In Memoriam: Eugene M. Waith, Professor of English Literature

New Haven, Conn — Eugene Mersereau Waith, a leading scholar of Shakespeare and English Renaissance drama at Yale, died on October 25 in New Haven. He was 94.

New Haven, Conn — Eugene Mersereau Waith, a leading scholar of Shakespeare and English Renaissance drama at Yale, died on October 25 in New Haven.  He was 94.

Waith, who was the Douglas Tracy Smith Professor Emeritus of English, taught at Yale for more than four decades until his retirement in 1983.

Known for his work as a critic, theater historian and textual scholar, he was the author of numerous books and articles dealing with English and European drama from the Middle Ages to the present. A specialist in the intellectual sources and development of early modern dramatic genres, Waith produced major studies of tragicomedy in “The Pattern of Tragicomedy in Beaumont and Fletcher” (1952), of tragedy from Marlowe to Dryden in “The Herculean Hero” (1962), and of the 17th century heroic play in “Ideas of Greatness” (1971). 

Waith was also a distinguished textual editor whose editions include Ben Jonson’s “Bartholomew Fair” (1963) and Shakespeare’s “Macbeth” for the final, revised edition of The Yale Shakespeare (1954), a series which began at Yale in 1918.  Waith’s editions of Shakespeare’s “Titus Andronicus” (1983) and “The Two Noble Kinsmen” (1989) were among the earliest volumes to appear in the new Oxford Shakespeare, a series that has yet to reach completion. His innovative attention to staging and performance practice, a feature throughout his work, is highlighted in “The Dramatic Moment” (1967), an anthology of world drama for students, and in the essays on plays and performance collected in his “Patterns and Perspectives in English Renaissance Drama” (1988).

A fellow of Yale’s Pierson College since 1942, Waith was a renowned teacher. He was awarded the DeVane Medal for distinguished teaching and scholarship by the Yale chapter of Phi Beta Kappa in 1984, and in 1985 he received the Wilbur Cross Medal for distinguished achievement from the Yale Graduate Alumni Association.

In the words of his long-time colleague, Fred C. Robinson, the Douglas Tracy Smith Professor of English Emeritus, “Gene Waith was a first-rate scholar and teacher of the Elizabethan and Jacobean theater whose publications commanded respect world-wide.”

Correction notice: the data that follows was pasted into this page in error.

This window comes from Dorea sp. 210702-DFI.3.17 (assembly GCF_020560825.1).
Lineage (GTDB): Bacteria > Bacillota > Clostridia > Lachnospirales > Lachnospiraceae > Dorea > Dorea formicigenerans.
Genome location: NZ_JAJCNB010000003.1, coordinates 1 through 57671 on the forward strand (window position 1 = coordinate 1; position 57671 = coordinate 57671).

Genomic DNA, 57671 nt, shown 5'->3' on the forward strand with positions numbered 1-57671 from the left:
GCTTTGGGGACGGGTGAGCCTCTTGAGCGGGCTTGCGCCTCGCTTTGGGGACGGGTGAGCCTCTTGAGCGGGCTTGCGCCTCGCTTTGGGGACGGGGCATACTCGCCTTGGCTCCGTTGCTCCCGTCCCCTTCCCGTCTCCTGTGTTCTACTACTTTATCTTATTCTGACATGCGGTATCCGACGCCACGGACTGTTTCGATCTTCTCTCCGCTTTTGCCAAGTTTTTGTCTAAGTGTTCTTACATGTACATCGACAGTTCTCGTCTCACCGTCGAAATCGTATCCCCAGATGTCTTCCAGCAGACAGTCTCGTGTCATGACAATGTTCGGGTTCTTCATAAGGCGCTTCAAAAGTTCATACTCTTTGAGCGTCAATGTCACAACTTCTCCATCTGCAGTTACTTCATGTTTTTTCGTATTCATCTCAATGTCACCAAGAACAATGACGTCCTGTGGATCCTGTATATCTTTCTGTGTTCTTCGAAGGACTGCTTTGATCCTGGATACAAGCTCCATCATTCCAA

Born in 1912 in Buffalo, New York, Waith was educated at the Thacher School in Ojai, California and majored in English at Yale as a member of the class of 1935. He received the New York Yale Club Prize in his freshman year and was elected to Phi Beta Kappa in his junior year. After receiving his B.A. and studying for a year at Cambridge University, he returned to Yale, where, upon completing his Ph.D. in English in 1939, he was appointed Instructor in English.

Waith interrupted his teaching duties to serve in the United States Army, 1943-46. Enlisting as a private, he was promoted to first lieutenant and served in Europe as a counterintelligence officer for the Office of Strategic Services. He was awarded the Bronze Star and the Croix de Guerre.

Returning to Yale in 1946 as an assistant professor of English, Waith was promoted to associate professor in 1952 and to professor in 1963. He was appointed to the Douglas Tracy Smith Professorship of English in 1971. He served as chair of Yale’s interdisciplinary program in History, the Arts and Letters and helped to establish the major in Theater Studies. 

Waith was a former President of the English Institute and a member of the Modern Language Association, the Renaissance Society of America, the Shakespeare Association of America, the Connecticut Academy, and the American Society for Theatre Research. He served as Librarian and President of Yale’s Elizabethan Club and was a member of the board of trustees of the Long Wharf Theatre and the board of directors of the Neighborhood Music School in New Haven.

His wife of 48 years, Margaret Deakers Waith, predeceased him in 1987. He is fondly remembered by 12 loving nieces and nephews.

Memorial contributions may be made to the Yale Elizabethan Club or to the Neighborhood Music School in New Haven.

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